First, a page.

I do enjoy the straight pretty staves of UK. They are definitely finely crafted, but they do begin to look very similar and very few have character that seperates them from the others. I'm sure the ones that do are frowned upon as not conforming to 'beauty' standards.

Next time you go out for hazel, dig up a small one and keep the rootball attached, flip it over and play with that one. First wood spirit of Canterbury :)
 

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The character of the shanks is mainly in the colour of the bark on hazel., holly, chestnut ash it has a very wide range of pattterns and colours depending on where its grown and the weather during the seasons.The bark its self provides a natural protection for the shank and is very difficult to remove ..All that needs doing to it is to oil it ,hadly any are varnished theres just no need to.Shanks such as hawthorn and alike are used with the bark stripped.but generally speaking hazel provides most of the shanks.

Supprised there not used in the states as there grown in the north of the country and its a very hardy plant

If a shank is oiled regularly it should last a lifetime.As for the character its mostly in the topper, this could be rams /buffalo horn or carved all are very different .But most are done to a high standard

Very few of my sticks look the same and each carving is researched and scaled correctly depending on the species of wildfowl etc.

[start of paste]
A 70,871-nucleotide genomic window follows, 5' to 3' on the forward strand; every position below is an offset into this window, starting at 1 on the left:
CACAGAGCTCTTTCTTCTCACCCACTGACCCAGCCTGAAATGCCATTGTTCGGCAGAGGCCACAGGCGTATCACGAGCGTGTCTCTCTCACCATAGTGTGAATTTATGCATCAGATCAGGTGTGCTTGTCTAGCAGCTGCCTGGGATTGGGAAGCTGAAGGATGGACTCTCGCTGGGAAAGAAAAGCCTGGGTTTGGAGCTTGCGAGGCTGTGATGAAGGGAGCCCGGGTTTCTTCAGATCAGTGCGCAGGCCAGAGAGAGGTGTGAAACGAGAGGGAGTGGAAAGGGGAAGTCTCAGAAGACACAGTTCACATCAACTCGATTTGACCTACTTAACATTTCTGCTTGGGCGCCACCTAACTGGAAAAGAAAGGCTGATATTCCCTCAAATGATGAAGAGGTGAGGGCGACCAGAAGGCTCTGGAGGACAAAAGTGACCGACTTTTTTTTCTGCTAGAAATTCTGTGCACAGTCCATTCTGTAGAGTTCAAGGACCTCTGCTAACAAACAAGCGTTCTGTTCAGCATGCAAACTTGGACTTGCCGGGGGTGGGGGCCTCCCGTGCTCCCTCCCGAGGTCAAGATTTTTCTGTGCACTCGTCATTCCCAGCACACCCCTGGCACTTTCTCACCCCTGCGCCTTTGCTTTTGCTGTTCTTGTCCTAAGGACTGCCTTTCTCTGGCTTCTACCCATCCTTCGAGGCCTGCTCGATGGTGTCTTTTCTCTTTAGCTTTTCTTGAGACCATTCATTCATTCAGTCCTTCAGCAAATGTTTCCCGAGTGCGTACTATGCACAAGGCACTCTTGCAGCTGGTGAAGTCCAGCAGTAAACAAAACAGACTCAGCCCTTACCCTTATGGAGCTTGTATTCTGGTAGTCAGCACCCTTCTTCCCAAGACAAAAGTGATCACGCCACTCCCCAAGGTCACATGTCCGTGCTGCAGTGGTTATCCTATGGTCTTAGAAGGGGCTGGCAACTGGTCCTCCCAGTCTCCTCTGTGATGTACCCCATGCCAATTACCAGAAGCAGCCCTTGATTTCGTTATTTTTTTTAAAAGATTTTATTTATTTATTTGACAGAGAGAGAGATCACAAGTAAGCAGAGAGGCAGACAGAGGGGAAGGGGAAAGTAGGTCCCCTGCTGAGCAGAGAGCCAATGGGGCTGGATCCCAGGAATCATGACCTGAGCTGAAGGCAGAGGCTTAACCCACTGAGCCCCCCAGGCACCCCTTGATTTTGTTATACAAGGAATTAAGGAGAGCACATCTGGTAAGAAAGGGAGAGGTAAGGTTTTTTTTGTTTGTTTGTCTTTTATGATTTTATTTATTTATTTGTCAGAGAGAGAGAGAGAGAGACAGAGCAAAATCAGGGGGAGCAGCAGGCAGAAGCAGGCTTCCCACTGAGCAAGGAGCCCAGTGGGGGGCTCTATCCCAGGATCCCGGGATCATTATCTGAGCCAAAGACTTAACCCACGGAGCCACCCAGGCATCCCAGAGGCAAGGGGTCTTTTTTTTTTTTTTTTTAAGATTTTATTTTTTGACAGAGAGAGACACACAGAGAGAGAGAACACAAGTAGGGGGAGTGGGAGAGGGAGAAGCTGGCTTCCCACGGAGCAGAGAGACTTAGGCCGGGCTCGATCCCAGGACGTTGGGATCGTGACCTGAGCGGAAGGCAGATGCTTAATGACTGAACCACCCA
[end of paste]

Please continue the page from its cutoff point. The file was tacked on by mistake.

But if you handle and look at the horn ones you will see immediatly its of a high standard and there a pleasure to use Most ramblers who use them treat them with high regard. and dont consider them a disposable item

They do take more time to make from the drawing research and selection of the shank but thats part of the pleasure to me

Any shank that has any kind of defect would be discarded and considered being of poor qaullity .Normally these shanks would be seasoned for 2 years before being used.
 

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Sure I understand them and appreciate them and the work that goes into them. They are works of art...craft...both ;) I do understand taking pleasure in the process and apparent perfect lines and joints. I love them. I have even made a market stick or 2 and something I'd call a crook though it is far below what would be standard...well they all would be far below standard :)

Maybe it's the American in me that fights that sterile conformation to a particular specification, or my nature in general. I want something that is unique, one of a kind. Not a cookie cutter of what the next 3 guys down the lane have, just a differing degree. Fight Cobalt! Break open the UK, make a gnarly crooked cane :D

We do have Hazel and hawthorn here. In fact I am growing some Hawthorne for sticks. I think it's like tea. We have it, we just don't think of it the same HA! (We being the US, I actually love and appreciate good tea as well. A nice deep black with a little milk)